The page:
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Menu Labeling: Are Your Calorie Counts Accurate?

Menu Labeling: Are Your Calorie Counts Accurate?

You don’t need a PhD in nutrition to know it’s impossible to calibrate restaurant dish calorie counts accurately in real world conditions. But that didn’t stop the Journal of the American Medical Association from reporting that nearly 20 percent of restaurant items contain 100 calories more than what restaurants say they do. If JAMA thinks this is a lot of variance, wait until researchers start tracking salt content.

Many restaurants have already paid a bundle to determine precise calorie counts for each and every item listed on their menus. That information has been printed on menus and posted on websites. Doing so is voluntary in most jurisdictions right now, but will become mandatory for chains having 20 or more units next year. Restaurants that have already made calorie counts public are confident they are well ahead of the nutritional information curve.

Let’s hope they’re right. Nutritional experts acknowledge restaurants have given customers plenty of nutritional information. But is this information accurate? Tufts University researchers didn’t want to wait for the new rules to go into effect to find out. Instead, they purchased samples of 269 food items from 42 different restaurants across the country—some QSR, some full-service—and analyzed their nutritional content in the Tufts labs.

Their findings, printed in the JAMA article “Accuracy of Stated Energy Contents of Restaurant Foods,” were thus: “Of the 269 food items, 50 (19%) contained measured energy contents of at least 100 kcal/portion more than the stated energy contents.”

While calorie counts for restaurant meals were deemed “accurate” overall, the 19 percent of samples that were 100 calories off alarmed senior author Susan Roberts, a Tufts professor of nutrition. “If you have 100 calories more than you think every day, that’s something like 10 or 15 pounds of extra weight you gain over the course of the year,” she told CNN.

Of course, restaurant meals aren’t created under pristine laboratory conditions. Given the furious pace at which restaurant meals are produced during a busy serving period, the most interesting finding might not be that 19 percent of samples were 100 calories off; it’s that only 19 percent were 100 calories off, and the vast majority were right on.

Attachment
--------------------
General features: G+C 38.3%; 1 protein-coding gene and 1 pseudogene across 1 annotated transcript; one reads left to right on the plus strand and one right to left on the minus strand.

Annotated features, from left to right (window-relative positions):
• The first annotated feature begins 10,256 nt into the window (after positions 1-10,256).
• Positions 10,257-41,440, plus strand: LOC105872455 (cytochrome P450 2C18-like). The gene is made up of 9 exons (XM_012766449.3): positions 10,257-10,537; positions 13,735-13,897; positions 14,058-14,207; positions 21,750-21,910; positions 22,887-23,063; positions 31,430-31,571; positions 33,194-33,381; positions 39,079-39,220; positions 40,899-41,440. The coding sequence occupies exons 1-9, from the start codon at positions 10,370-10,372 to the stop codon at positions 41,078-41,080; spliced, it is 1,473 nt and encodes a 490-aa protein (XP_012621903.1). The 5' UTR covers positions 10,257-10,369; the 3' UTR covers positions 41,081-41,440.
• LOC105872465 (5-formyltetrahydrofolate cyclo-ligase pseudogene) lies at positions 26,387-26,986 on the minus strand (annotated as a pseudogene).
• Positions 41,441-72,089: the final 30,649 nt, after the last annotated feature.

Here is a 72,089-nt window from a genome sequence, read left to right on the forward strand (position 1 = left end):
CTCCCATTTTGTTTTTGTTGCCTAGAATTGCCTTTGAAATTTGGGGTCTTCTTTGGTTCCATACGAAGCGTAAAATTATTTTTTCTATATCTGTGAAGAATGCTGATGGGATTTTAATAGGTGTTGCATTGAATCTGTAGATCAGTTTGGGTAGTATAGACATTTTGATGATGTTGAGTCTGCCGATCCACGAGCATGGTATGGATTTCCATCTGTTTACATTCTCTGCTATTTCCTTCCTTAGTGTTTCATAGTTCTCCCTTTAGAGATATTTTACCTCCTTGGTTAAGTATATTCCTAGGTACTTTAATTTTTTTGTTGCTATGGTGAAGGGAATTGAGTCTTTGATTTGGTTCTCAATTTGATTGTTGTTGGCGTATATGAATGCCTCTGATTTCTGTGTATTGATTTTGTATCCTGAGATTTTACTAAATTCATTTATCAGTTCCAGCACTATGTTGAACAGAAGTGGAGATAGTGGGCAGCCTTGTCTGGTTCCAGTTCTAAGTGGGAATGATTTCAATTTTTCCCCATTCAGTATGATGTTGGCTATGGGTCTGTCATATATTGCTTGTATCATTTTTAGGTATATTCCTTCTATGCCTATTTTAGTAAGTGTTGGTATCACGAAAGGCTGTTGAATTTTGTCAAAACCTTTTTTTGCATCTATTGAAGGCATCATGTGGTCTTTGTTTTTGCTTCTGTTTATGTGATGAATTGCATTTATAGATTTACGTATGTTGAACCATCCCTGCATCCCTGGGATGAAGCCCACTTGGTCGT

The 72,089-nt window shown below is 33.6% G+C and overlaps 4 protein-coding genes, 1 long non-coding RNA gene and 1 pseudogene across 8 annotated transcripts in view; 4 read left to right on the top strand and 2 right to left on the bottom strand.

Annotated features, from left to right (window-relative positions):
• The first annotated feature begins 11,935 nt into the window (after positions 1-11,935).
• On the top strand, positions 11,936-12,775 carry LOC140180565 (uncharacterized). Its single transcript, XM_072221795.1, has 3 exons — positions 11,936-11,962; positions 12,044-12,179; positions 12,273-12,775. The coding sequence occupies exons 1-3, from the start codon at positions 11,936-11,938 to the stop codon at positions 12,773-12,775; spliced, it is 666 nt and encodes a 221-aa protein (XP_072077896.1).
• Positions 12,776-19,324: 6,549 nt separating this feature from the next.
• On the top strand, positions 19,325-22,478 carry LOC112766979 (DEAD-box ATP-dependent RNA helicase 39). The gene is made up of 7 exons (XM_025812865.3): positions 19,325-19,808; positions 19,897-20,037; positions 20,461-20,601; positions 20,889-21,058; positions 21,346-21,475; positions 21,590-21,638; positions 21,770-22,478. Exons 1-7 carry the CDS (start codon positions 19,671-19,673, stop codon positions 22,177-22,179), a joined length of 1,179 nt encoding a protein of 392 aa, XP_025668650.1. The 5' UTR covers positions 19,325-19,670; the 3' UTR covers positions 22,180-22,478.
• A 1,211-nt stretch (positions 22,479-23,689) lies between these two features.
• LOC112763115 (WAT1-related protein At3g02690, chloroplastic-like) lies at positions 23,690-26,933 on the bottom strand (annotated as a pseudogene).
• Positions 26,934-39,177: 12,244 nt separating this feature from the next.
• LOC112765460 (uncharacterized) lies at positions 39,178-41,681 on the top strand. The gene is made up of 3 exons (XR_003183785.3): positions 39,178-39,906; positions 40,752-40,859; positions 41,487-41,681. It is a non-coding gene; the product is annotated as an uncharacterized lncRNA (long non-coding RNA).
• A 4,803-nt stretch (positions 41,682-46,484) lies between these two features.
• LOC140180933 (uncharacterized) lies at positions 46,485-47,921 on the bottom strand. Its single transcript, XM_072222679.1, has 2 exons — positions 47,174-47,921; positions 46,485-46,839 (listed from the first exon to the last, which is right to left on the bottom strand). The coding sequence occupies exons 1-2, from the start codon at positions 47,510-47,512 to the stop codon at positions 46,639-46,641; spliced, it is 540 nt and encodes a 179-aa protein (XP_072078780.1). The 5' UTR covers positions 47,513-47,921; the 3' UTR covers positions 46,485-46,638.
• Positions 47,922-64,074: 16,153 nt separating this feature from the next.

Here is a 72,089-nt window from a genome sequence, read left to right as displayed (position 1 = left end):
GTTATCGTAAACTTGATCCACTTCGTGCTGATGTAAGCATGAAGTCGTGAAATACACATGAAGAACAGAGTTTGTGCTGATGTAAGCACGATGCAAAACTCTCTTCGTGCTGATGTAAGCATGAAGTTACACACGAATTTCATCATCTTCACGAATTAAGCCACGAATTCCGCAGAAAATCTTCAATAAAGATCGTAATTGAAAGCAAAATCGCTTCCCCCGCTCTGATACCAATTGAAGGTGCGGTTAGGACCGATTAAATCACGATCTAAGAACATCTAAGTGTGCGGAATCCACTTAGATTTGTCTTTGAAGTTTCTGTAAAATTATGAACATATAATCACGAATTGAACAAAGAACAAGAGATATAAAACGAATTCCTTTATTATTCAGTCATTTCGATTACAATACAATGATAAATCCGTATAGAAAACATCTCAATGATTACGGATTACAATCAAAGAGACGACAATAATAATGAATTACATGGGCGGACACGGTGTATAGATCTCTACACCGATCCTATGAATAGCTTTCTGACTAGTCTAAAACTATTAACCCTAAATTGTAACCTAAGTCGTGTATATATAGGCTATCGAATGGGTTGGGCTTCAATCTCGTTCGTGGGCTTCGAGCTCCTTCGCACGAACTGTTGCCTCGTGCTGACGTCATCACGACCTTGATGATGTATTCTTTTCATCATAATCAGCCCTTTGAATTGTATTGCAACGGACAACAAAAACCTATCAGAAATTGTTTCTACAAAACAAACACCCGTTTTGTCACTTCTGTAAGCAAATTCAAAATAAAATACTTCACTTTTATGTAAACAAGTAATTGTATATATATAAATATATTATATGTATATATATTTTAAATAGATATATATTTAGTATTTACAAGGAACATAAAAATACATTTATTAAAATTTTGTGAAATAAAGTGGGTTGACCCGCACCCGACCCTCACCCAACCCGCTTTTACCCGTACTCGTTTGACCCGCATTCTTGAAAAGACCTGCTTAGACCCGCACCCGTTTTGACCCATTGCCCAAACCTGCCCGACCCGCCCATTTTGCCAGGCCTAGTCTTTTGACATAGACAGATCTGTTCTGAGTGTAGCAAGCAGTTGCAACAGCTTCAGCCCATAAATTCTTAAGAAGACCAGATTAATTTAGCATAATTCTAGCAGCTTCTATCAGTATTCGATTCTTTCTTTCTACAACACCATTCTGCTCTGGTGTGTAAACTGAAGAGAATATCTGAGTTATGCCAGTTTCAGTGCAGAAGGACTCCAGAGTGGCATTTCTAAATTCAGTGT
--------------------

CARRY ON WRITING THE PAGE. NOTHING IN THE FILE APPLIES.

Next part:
For example, one of the worst items singled out came from Chipotle Mexican Grill. The tested burrito bowl sample contained 703 calories, 240 more than Chipotle claimed on its website.

That’s a big miss. But anyone who has gone through a Chipotle serving line more than once recognizes that portion control is a wide-ranging improvisational art at this chain. They’re never going to short-change a customer at Chipotle, which, from almost everyone’s perspective but that of a dietitian, is a huge plus. If Dr. Roberts and her team of researchers had to, say, work the lunch rush at the Chipotle on N. Michigan in Chicago, how calorically accurate do you think the items they assembled for customers would be?

In fact, perhaps the most interesting finding from this study is that, on average, all the samples were accurate. Restaurants are delivering on their nutritional promise time after time, even though you’d expect some portions would turn out to be smaller than normal.

So how will federal calorie count standards be enforced? That issue remains a work in progress, although restaurant operators hope to enjoy the same variance manufacturers of packaged food get: 20 percent plus or minus. (For more on enforcement issues, go to

You want to keep an eye on enforcement efforts, however, because the next big nutritional push—salt content in restaurant meals—looms on the horizon. It’s seen as the gateway ingredient to high blood pressure, strokes and heart attacks. New York City, epicenter of the menu labeling movement, has already called for voluntary reductions in salt content in restaurant meals, and many observers expect regulations will follow.

Since salt is used with a free hand in most restaurant kitchens, and since salt shakers sit on restaurant tables so customers can add more if they want, this looms as a troublesome issue for operators. Salt now tops the to-do list of the nutritional police; get ready.